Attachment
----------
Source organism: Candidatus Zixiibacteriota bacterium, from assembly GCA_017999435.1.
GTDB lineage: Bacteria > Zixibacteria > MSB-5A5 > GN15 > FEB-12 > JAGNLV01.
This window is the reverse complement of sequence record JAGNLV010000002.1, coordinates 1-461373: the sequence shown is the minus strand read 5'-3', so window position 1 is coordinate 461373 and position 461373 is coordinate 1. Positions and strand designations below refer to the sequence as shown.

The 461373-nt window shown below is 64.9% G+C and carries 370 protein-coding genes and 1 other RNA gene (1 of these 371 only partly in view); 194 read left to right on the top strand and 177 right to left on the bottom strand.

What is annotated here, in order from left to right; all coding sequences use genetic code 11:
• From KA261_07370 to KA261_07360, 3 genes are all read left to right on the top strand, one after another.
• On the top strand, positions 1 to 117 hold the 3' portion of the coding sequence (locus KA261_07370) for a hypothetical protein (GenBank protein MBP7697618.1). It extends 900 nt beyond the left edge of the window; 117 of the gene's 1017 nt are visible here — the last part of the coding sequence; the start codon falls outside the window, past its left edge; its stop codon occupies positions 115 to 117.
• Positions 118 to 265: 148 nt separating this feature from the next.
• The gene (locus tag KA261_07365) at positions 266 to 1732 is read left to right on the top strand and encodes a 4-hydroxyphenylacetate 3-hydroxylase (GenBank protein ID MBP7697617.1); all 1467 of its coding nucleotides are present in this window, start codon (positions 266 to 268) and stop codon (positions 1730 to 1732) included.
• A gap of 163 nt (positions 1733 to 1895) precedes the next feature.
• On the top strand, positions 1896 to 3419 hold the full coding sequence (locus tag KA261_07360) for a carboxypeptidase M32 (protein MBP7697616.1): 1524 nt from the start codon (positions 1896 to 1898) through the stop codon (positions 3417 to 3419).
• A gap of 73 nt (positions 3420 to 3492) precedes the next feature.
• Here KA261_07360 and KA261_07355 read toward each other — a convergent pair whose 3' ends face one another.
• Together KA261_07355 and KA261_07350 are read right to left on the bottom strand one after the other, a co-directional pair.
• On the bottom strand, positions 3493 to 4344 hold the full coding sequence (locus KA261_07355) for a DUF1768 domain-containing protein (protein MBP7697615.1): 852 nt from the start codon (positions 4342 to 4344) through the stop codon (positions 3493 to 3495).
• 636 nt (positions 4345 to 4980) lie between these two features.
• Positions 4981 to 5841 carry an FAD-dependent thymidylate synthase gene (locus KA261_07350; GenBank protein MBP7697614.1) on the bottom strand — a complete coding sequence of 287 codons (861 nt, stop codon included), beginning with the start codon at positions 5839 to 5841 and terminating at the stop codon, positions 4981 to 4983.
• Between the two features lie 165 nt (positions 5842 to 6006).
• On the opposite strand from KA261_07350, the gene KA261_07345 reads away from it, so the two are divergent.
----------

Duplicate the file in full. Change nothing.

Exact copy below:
Source organism: Candidatus Zixiibacteriota bacterium, from assembly GCA_017999435.1.
GTDB lineage: Bacteria > Zixibacteria > MSB-5A5 > GN15 > FEB-12 > JAGNLV01.
This window is the reverse complement of sequence record JAGNLV010000002.1, coordinates 1-461373: the sequence shown is the minus strand read 5'-3', so window position 1 is coordinate 461373 and position 461373 is coordinate 1. Positions and strand designations below refer to the sequence as shown.

The 461373-nt window shown below is 64.9% G+C and carries 370 protein-coding genes and 1 other RNA gene (1 of these 371 only partly in view); 194 read left to right on the top strand and 177 right to left on the bottom strand.

What is annotated here, in order from left to right; all coding sequences use genetic code 11:
• From KA261_07370 to KA261_07360, 3 genes are all read left to right on the top strand, one after another.
• On the top strand, positions 1 to 117 hold the 3' portion of the coding sequence (locus KA261_07370) for a hypothetical protein (GenBank protein MBP7697618.1). It extends 900 nt beyond the left edge of the window; 117 of the gene's 1017 nt are visible here — the last part of the coding sequence; the start codon falls outside the window, past its left edge; its stop codon occupies positions 115 to 117.
• Positions 118 to 265: 148 nt separating this feature from the next.
• The gene (locus tag KA261_07365) at positions 266 to 1732 is read left to right on the top strand and encodes a 4-hydroxyphenylacetate 3-hydroxylase (GenBank protein ID MBP7697617.1); all 1467 of its coding nucleotides are present in this window, start codon (positions 266 to 268) and stop codon (positions 1730 to 1732) included.
• A gap of 163 nt (positions 1733 to 1895) precedes the next feature.
• On the top strand, positions 1896 to 3419 hold the full coding sequence (locus tag KA261_07360) for a carboxypeptidase M32 (protein MBP7697616.1): 1524 nt from the start codon (positions 1896 to 1898) through the stop codon (positions 3417 to 3419).
• A gap of 73 nt (positions 3420 to 3492) precedes the next feature.
• Here KA261_07360 and KA261_07355 read toward each other — a convergent pair whose 3' ends face one another.
• Together KA261_07355 and KA261_07350 are read right to left on the bottom strand one after the other, a co-directional pair.
• On the bottom strand, positions 3493 to 4344 hold the full coding sequence (locus KA261_07355) for a DUF1768 domain-containing protein (protein MBP7697615.1): 852 nt from the start codon (positions 4342 to 4344) through the stop codon (positions 3493 to 3495).
• 636 nt (positions 4345 to 4980) lie between these two features.
• Positions 4981 to 5841 carry an FAD-dependent thymidylate synthase gene (locus KA261_07350; GenBank protein MBP7697614.1) on the bottom strand — a complete coding sequence of 287 codons (861 nt, stop codon included), beginning with the start codon at positions 5839 to 5841 and terminating at the stop codon, positions 4981 to 4983.
• Between the two features lie 165 nt (positions 5842 to 6006).
• On the opposite strand from KA261_07350, the gene KA261_07345 reads away from it, so the two are divergent.